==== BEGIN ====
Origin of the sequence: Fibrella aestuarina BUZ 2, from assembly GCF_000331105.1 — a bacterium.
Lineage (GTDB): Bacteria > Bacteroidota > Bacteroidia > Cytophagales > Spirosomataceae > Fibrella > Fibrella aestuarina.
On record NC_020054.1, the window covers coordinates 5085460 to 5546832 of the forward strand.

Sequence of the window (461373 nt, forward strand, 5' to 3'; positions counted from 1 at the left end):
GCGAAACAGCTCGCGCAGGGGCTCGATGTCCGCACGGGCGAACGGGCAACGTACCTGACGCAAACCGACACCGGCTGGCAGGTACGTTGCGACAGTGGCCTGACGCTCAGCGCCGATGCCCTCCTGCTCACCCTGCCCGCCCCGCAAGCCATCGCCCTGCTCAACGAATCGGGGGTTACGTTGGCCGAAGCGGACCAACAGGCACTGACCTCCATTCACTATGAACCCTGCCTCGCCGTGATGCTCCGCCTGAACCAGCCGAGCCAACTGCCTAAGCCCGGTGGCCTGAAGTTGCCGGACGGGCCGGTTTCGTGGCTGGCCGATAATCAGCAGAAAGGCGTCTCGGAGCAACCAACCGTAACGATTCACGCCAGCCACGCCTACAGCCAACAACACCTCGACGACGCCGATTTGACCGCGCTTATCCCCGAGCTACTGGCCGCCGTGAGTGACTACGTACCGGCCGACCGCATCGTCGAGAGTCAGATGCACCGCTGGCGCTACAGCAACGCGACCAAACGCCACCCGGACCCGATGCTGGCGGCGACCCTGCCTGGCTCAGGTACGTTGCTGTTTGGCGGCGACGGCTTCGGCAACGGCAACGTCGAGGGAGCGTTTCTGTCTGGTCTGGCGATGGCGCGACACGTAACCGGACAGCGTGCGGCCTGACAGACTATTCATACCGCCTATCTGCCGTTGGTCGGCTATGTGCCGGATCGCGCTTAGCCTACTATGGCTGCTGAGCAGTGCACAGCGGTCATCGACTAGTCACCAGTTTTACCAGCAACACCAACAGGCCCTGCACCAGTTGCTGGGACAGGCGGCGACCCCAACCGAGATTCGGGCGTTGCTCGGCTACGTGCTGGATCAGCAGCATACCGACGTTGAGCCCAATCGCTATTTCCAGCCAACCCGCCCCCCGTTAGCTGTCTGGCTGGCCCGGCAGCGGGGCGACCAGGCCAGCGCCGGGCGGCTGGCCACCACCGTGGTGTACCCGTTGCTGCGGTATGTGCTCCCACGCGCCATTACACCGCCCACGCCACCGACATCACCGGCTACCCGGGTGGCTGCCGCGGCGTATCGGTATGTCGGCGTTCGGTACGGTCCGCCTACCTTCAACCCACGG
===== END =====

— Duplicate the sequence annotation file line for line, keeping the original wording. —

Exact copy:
Origin of the sequence: Fibrella aestuarina BUZ 2, from assembly GCF_000331105.1 — a bacterium.
Lineage (GTDB): Bacteria > Bacteroidota > Bacteroidia > Cytophagales > Spirosomataceae > Fibrella > Fibrella aestuarina.
On record NC_020054.1, the window covers coordinates 5085460 to 5546832 of the forward strand.

Sequence of the window (461373 nt, forward strand, 5' to 3'; positions counted from 1 at the left end):
GCGAAACAGCTCGCGCAGGGGCTCGATGTCCGCACGGGCGAACGGGCAACGTACCTGACGCAAACCGACACCGGCTGGCAGGTACGTTGCGACAGTGGCCTGACGCTCAGCGCCGATGCCCTCCTGCTCACCCTGCCCGCCCCGCAAGCCATCGCCCTGCTCAACGAATCGGGGGTTACGTTGGCCGAAGCGGACCAACAGGCACTGACCTCCATTCACTATGAACCCTGCCTCGCCGTGATGCTCCGCCTGAACCAGCCGAGCCAACTGCCTAAGCCCGGTGGCCTGAAGTTGCCGGACGGGCCGGTTTCGTGGCTGGCCGATAATCAGCAGAAAGGCGTCTCGGAGCAACCAACCGTAACGATTCACGCCAGCCACGCCTACAGCCAACAACACCTCGACGACGCCGATTTGACCGCGCTTATCCCCGAGCTACTGGCCGCCGTGAGTGACTACGTACCGGCCGACCGCATCGTCGAGAGTCAGATGCACCGCTGGCGCTACAGCAACGCGACCAAACGCCACCCGGACCCGATGCTGGCGGCGACCCTGCCTGGCTCAGGTACGTTGCTGTTTGGCGGCGACGGCTTCGGCAACGGCAACGTCGAGGGAGCGTTTCTGTCTGGTCTGGCGATGGCGCGACACGTAACCGGACAGCGTGCGGCCTGACAGACTATTCATACCGCCTATCTGCCGTTGGTCGGCTATGTGCCGGATCGCGCTTAGCCTACTATGGCTGCTGAGCAGTGCACAGCGGTCATCGACTAGTCACCAGTTTTACCAGCAACACCAACAGGCCCTGCACCAGTTGCTGGGACAGGCGGCGACCCCAACCGAGATTCGGGCGTTGCTCGGCTACGTGCTGGATCAGCAGCATACCGACGTTGAGCCCAATCGCTATTTCCAGCCAACCCGCCCCCCGTTAGCTGTCTGGCTGGCCCGGCAGCGGGGCGACCAGGCCAGCGCCGGGCGGCTGGCCACCACCGTGGTGTACCCGTTGCTGCGGTATGTGCTCCCACGCGCCATTACACCGCCCACGCCACCGACATCACCGGCTACCCGGGTGGCTGCCGCGGCGTATCGGTATGTCGGCGTTCGGTACGGTCCGCCTACCTTCAACCCACGG